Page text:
Every conference, seminar and article on MSMEs (micro, small and medium enterprises) reminds us that they are the backbone of our economy, the pillar of our exports and the largest employers. Yet, a vast majority of these entrepreneurs and their enterprises suffer losses, face enormous challenges, are largely left to fend for themselves, before many of them fold up.
It would not be an exaggeration to say that their high mortality rate deserves similar attention as “farmer suicides”. A key challenge faced by most MSMEs is “finance”. Several enterprises are unable to overcome the road bump called “cash crunch”, shortening their life-cycles.
This is largely a B2B category of business, wherein their fortunes are tied up with those of their large customers. The payment behaviour of these large customers is perhaps the most important factor in the success or failure of SMEs.
An examination of the statements of accounts of several large companies will show a positive cash flow. These companies are at liberty to leverage their strength by sucking in working capital from their supply chain. On most occasions, when a large company needs additional funds, either for expansion or for the acquisition of a competitor or a brand, “delayed payment to suppliers” forms a ready source.
Several inorganic growth strategies are funded by extended payment terms with the vendors, in most cases without their consent. And if and when the large company makes a wrong call, and is rendered loss-making, the entire chain of suppliers, mainly SMEs have to bear the brunt.
The inordinately delayed judicial system ensures that no effective counter-measures are available to this “worshipped” community. This challenge in finance for SMEs is often articulated as “limited access to finance” or “high cost of finance”. The simple truth, however, is the problem lies with the ability of larger players to bully the SMEs.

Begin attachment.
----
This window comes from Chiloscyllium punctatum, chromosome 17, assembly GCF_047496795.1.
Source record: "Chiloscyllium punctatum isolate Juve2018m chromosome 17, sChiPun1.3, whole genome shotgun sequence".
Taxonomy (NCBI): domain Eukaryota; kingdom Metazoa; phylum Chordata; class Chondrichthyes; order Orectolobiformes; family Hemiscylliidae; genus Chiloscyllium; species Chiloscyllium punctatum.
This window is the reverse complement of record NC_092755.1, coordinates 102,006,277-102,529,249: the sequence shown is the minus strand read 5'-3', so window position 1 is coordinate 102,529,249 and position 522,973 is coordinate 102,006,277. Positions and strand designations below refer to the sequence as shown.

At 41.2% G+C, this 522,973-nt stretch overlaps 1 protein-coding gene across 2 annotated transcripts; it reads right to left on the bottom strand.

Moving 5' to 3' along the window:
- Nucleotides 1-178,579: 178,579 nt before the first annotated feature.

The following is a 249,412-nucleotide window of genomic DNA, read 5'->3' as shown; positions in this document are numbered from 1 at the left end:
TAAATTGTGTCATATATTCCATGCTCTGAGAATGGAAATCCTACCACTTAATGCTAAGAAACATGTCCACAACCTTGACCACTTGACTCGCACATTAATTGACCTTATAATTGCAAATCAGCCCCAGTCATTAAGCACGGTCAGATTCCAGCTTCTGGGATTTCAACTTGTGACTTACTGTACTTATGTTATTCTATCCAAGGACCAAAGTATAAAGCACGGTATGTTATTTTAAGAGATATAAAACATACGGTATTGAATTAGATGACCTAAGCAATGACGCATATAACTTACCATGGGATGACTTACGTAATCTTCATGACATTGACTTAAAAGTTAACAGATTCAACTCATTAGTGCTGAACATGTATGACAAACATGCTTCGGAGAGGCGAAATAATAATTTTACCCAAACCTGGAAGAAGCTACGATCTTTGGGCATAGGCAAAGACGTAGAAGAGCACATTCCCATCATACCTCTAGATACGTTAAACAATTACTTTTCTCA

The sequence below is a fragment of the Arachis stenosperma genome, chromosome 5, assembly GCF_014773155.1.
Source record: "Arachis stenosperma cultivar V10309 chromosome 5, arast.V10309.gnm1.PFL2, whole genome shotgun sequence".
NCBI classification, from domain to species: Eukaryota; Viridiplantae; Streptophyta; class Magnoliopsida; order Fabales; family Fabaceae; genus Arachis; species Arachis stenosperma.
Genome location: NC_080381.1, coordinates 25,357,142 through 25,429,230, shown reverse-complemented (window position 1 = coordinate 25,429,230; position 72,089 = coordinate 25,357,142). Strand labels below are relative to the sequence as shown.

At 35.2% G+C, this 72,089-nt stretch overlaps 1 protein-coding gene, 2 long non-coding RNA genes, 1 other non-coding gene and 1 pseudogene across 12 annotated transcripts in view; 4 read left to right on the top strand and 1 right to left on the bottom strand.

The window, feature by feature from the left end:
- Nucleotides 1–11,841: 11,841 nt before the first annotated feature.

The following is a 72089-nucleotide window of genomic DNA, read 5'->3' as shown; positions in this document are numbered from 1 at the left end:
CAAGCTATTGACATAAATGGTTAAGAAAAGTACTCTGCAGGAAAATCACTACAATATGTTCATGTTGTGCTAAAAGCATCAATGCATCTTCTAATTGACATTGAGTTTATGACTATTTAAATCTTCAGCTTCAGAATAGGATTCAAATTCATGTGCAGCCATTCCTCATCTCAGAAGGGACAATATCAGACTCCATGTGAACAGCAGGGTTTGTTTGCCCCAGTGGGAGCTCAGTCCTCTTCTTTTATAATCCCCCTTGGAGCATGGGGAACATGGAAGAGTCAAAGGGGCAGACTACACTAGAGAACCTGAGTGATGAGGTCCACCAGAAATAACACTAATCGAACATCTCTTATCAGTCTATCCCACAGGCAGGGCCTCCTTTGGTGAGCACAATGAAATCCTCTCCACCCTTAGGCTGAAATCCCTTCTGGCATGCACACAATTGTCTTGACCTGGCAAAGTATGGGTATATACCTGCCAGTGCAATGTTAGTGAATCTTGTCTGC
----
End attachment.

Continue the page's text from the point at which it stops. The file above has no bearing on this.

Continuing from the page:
The constrained SME entrepreneur spends a reasonable amount of his time begging for his own money, hoping that he will get it before its too late.
This payment behaviour is also a threat to the banking system. Stressed assets are not only the amounts shown in the books of large companies — they maybe concealed as delayed/unreported outstanding payments to suppliers.
The SME Act mandates that all such overdue payments of SMEs are disclosed. Several large companies have responded by rendering certified SSI units as ineligible suppliers. In a few cases, the vendor is forced to sign a declaration that they are not an SME enterprise.
The way ahead
A solution lies in issuing a credit card/payment gateway that ensures that vendors are paid on time as per agreed terms. This will also provide clear visibility to cash flow throughout a supply chain.
Denial of input tax credit on GST for unpaid bills is another simply way to ensure that B2B customers are encouraged to pay on time. The current rule disallows credits after six months of non-payment of bills. In the least, this period may be reduced to three months.
Export proceeds have an insurance cover (ECGC) that compensates without recourse, (up to 90 per cent) any loss on account of non-payments of invoices. In case of domestic trade however, such a coverage is available only with recourse.
Government could help the industry by creating a guarantee fund that allows insurance/factoring without recourse for all transactions. SMEs hence don’t need further worship — the need is to ensure that they are paid their money on time. Government, as a very large customer too, has often been a bad paymaster. They could lead the change, by example.
The author is Managing Director, Deki Electronics, and Chairman, CII National ICTE Committee.